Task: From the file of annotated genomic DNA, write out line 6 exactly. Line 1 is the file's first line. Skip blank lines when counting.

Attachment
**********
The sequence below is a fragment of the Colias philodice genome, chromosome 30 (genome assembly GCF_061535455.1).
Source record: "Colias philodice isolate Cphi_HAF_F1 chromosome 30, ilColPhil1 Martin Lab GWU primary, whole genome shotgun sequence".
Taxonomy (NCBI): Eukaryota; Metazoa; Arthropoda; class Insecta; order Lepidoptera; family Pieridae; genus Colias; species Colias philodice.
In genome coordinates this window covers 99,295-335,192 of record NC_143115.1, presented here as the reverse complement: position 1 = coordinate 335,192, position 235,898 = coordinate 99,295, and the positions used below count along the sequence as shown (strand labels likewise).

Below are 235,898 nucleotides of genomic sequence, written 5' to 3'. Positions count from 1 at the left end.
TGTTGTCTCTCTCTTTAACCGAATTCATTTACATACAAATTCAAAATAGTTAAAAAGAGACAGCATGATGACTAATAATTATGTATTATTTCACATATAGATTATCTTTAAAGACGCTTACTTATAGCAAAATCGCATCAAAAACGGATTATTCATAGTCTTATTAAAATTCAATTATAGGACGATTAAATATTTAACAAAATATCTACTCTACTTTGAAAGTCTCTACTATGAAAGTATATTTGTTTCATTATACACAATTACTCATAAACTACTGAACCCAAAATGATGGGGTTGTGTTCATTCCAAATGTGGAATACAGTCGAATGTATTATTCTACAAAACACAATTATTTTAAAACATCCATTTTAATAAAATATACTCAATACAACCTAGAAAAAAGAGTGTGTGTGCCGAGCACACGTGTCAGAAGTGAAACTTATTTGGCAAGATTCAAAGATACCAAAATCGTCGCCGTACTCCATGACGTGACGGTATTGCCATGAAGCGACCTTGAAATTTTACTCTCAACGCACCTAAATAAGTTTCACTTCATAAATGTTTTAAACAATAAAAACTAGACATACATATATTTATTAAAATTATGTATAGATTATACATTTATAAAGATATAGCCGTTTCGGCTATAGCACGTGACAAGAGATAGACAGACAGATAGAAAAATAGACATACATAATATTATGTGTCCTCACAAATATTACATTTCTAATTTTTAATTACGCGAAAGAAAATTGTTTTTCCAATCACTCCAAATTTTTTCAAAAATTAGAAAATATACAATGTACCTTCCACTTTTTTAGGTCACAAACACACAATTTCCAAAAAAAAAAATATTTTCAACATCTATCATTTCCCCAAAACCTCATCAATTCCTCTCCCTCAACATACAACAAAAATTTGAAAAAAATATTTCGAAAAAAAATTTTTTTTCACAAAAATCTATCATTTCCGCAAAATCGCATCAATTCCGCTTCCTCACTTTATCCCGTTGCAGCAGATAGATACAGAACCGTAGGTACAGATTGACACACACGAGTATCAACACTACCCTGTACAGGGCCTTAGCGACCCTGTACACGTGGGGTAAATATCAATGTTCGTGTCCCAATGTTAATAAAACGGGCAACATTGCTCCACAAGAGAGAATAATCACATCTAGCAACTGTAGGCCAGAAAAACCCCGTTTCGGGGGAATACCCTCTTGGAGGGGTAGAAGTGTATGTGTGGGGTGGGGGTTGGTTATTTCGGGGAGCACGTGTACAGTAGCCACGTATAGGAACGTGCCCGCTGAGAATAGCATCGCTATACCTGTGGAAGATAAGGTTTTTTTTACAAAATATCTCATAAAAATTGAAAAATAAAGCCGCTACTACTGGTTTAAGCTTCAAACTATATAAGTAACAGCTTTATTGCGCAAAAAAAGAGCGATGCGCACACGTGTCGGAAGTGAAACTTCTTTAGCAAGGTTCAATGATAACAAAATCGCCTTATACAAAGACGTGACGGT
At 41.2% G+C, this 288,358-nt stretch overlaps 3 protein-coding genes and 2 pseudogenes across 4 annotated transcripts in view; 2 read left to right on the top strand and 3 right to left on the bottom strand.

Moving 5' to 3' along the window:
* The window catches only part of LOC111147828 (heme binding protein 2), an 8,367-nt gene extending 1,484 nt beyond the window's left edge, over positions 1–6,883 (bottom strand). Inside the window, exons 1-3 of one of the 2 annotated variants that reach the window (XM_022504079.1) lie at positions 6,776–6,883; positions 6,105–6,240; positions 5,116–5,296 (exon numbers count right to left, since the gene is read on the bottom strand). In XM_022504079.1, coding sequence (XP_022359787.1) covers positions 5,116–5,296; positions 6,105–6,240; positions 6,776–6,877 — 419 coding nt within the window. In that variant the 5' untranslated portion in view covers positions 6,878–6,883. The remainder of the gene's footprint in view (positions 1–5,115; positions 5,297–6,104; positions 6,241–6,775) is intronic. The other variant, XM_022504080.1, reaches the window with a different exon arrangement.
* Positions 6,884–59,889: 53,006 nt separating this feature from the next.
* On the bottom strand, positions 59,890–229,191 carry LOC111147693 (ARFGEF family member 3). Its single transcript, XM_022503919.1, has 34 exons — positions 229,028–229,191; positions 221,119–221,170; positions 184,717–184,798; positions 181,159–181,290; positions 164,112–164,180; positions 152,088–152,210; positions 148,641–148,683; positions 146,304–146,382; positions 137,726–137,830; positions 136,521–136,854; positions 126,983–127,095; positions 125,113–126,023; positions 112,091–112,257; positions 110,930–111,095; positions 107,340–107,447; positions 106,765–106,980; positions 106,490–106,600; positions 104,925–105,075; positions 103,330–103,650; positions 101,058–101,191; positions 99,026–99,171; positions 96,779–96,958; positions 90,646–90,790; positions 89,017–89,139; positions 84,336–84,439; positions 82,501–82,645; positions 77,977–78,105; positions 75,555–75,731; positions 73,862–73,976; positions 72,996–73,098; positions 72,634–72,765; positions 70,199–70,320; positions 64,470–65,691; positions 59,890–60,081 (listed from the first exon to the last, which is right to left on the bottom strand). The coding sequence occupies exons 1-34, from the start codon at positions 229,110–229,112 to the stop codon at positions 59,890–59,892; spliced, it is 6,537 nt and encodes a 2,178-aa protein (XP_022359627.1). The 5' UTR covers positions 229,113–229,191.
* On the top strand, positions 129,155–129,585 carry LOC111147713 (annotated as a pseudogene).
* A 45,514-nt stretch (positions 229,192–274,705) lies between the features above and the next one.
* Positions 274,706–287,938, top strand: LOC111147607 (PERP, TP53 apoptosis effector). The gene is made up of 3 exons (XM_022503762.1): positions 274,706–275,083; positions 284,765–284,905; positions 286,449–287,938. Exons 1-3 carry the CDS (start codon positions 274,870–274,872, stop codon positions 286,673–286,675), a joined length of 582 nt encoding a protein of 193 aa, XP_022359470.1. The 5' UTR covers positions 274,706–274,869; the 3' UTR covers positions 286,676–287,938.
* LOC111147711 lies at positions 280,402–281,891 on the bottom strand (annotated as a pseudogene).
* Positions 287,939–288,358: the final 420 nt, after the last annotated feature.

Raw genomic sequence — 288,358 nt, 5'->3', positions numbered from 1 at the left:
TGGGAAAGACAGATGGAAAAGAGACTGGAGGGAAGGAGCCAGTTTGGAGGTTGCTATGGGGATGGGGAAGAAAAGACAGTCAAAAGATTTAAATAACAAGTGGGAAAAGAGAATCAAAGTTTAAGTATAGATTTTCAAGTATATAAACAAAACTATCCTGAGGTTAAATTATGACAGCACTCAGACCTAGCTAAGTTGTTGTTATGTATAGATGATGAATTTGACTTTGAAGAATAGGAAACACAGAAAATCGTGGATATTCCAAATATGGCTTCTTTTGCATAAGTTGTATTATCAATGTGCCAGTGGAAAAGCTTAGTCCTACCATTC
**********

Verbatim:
TGTTGTCTCTCTCTTTAACCGAATTCATTTACATACAAATTCAAAATAGTTAAAAAGAGACAGCATGATGACTAATAATTATGTATTATTTCACATATAGATTATCTTTAAAGACGCTTACTTATAGCAAAATCGCATCAAAAACGGATTATTCATAGTCTTATTAAAATTCAATTATAGGACGATTAAATATTTAACAAAATATCTACTCTACTTTGAAAGTCTCTACTATGAAAGTATATTTGTTTCATTATACACAATTACTCATAAACTACTGAACCCAAAATGATGGGGTTGTGTTCATTCCAAATGTGGAATACAGTCGAATGTATTATTCTACAAAACACAATTATTTTAAAACATCCATTTTAATAAAATATACTCAATACAACCTAGAAAAAAGAGTGTGTGTGCCGAGCACACGTGTCAGAAGTGAAACTTATTTGGCAAGATTCAAAGATACCAAAATCGTCGCCGTACTCCATGACGTGACGGTATTGCCATGAAGCGACCTTGAAATTTTACTCTCAACGCACCTAAATAAGTTTCACTTCATAAATGTTTTAAACAATAAAAACTAGACATACATATATTTATTAAAATTATGTATAGATTATACATTTATAAAGATATAGCCGTTTCGGCTATAGCACGTGACAAGAGATAGACAGACAGATAGAAAAATAGACATACATAATATTATGTGTCCTCACAAATATTACATTTCTAATTTTTAATTACGCGAAAGAAAATTGTTTTTCCAATCACTCCAAATTTTTTCAAAAATTAGAAAATATACAATGTACCTTCCACTTTTTTAGGTCACAAACACACAATTTCCAAAAAAAAAAATATTTTCAACATCTATCATTTCCCCAAAACCTCATCAATTCCTCTCCCTCAACATACAACAAAAATTTGAAAAAAATATTTCGAAAAAAAATTTTTTTTCACAAAAATCTATCATTTCCGCAAAATCGCATCAATTCCGCTTCCTCACTTTATCCCGTTGCAGCAGATAGATACAGAACCGTAGGTACAGATTGACACACACGAGTATCAACACTACCCTGTACAGGGCCTTAGCGACCCTGTACACGTGGGGTAAATATCAATGTTCGTGTCCCAATGTTAATAAAACGGGCAACATTGCTCCACAAGAGAGAATAATCACATCTAGCAACTGTAGGCCAGAAAAACCCCGTTTCGGGGGAATACCCTCTTGGAGGGGTAGAAGTGTATGTGTGGGGTGGGGGTTGGTTATTTCGGGGAGCACGTGTACAGTAGCCACGTATAGGAACGTGCCCGCTGAGAATAGCATCGCTATACCTGTGGAAGATAAGGTTTTTTTTACAAAATATCTCATAAAAATTGAAAAATAAAGCCGCTACTACTGGTTTAAGCTTCAAACTATATAAGTAACAGCTTTATTGCGCAAAAAAAGAGCGATGCGCACACGTGTCGGAAGTGAAACTTCTTTAGCAAGGTTCAATGATAACAAAATCGCCTTATACAAAGACGTGACGGT